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Workplace safety’s criminal twist

By Mari-Len De Guzman

Issues of health and safety are becoming top concerns for businesses. While workplace safety has traditionally been a matter for occupational health and safety regulatory enforcement, on March 31, 2004, as a result of Bill C-45, safety at the workplace became a matter for criminal enforcement as well. 

Bill C-45 amended the Criminal Code to impose a new duty onorganizations and corporations to ensure workplace health and safety. This newduty, which is contained in the criminal negligence provisions of the CriminalCode under s. 217.1, requires that “everyone who undertakes, or has theauthority, to direct how another person does work or performs a task is under alegal duty to take reasonable steps to prevent bodily harm to that person, orany other person, arising from that work or task”. The word “everyone” includesindividuals, organizations, and corporations. Should a workplace accidentoccur, the amendments made by Bill C-45 have made it possible for a corporation(or its supervisors or representatives) to be charged with criminal negligence.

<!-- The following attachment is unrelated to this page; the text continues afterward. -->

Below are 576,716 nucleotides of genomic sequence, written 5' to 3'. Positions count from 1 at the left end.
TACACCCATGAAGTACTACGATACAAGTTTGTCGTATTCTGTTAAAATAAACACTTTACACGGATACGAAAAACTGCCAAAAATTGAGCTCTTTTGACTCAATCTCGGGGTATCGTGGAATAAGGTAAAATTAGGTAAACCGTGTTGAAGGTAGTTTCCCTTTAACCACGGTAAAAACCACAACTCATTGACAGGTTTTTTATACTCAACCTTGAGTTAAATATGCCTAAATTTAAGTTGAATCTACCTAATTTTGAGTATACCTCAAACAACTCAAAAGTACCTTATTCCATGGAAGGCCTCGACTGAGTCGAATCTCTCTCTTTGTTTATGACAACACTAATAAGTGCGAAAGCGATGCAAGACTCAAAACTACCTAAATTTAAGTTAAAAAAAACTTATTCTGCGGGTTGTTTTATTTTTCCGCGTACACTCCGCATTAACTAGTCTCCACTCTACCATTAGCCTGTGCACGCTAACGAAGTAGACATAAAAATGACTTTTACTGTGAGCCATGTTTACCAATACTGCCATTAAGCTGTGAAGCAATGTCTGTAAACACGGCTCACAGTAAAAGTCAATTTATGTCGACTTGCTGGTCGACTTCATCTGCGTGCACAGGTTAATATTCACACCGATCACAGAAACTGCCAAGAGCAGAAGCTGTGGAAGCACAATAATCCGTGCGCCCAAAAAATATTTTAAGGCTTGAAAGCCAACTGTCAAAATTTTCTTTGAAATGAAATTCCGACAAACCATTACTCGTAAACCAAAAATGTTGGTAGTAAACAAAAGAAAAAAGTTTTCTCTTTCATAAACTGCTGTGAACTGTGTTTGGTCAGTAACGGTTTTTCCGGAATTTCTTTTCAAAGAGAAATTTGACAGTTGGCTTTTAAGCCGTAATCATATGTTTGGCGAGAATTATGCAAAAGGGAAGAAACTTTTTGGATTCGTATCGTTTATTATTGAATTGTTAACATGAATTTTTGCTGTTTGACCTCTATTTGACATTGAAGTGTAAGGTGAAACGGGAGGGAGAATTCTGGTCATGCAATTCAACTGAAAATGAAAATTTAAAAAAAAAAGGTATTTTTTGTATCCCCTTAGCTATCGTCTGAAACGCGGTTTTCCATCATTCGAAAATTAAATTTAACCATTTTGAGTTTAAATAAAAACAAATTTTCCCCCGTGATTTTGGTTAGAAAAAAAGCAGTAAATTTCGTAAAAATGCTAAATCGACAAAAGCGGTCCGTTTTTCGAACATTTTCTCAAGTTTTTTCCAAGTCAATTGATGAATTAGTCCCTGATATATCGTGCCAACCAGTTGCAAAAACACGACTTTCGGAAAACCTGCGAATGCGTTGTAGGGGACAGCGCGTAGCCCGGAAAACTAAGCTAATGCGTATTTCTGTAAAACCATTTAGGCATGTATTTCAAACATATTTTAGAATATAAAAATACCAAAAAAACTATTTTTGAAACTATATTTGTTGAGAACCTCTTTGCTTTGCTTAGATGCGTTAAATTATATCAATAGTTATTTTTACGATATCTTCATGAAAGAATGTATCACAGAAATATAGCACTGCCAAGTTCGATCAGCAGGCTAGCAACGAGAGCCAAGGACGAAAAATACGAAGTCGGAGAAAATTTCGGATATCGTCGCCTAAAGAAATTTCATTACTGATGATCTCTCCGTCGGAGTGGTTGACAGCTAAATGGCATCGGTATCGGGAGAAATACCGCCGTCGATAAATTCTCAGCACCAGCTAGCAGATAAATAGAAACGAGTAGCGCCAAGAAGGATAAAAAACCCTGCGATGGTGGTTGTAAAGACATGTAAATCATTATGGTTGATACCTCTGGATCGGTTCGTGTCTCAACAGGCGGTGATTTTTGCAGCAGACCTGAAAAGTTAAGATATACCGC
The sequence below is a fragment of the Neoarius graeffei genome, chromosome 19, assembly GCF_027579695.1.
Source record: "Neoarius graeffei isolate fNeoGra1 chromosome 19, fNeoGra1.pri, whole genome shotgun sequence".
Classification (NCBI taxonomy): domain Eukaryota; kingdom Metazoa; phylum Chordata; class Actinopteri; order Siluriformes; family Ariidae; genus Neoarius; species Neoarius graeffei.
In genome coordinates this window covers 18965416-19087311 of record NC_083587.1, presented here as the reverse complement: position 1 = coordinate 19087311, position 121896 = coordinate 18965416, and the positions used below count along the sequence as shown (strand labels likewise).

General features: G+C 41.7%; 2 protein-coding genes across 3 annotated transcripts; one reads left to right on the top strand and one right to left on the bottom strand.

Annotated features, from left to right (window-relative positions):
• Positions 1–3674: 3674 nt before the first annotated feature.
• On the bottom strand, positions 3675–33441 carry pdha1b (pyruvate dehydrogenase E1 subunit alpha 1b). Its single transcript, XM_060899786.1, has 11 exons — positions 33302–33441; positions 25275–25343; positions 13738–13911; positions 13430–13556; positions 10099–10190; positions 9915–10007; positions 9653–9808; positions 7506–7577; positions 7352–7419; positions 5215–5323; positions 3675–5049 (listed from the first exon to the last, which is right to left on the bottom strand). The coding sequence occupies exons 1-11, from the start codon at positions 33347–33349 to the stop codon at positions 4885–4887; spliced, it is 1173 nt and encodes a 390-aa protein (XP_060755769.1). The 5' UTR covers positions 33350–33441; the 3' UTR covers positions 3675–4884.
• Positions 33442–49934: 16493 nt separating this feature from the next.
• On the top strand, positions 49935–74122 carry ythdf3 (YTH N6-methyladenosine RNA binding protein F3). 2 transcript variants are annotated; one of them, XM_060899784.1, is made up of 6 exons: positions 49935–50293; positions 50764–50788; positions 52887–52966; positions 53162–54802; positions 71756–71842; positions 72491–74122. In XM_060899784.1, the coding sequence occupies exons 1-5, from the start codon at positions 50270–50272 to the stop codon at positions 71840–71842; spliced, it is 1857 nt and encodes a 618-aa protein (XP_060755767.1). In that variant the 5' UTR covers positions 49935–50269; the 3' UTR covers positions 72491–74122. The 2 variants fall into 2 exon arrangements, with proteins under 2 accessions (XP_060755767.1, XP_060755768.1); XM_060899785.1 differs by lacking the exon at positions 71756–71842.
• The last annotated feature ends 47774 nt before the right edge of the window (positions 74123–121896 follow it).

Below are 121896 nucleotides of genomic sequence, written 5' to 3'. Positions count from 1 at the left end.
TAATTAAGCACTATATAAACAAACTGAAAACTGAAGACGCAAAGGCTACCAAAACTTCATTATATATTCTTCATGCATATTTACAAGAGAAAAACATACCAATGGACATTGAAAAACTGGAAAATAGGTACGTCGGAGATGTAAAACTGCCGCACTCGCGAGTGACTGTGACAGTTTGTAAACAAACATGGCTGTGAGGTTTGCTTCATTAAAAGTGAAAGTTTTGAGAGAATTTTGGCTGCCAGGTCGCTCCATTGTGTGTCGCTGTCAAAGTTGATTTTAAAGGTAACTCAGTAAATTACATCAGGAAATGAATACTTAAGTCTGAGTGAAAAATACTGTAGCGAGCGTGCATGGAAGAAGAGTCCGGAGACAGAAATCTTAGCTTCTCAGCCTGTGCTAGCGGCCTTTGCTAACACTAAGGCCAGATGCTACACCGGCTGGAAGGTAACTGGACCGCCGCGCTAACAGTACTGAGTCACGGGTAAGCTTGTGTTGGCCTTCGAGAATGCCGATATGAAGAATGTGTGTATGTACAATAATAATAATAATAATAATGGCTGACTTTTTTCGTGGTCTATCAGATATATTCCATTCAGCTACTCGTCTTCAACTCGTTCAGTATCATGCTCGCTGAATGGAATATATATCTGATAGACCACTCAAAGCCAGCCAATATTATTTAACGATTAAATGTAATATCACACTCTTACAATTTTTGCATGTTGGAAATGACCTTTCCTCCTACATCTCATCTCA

Beyond reasonable doubt

Mari-Len De Guzman

Mari-Len De Guzman is the former editor of Canadian Occupational Safety magazine and
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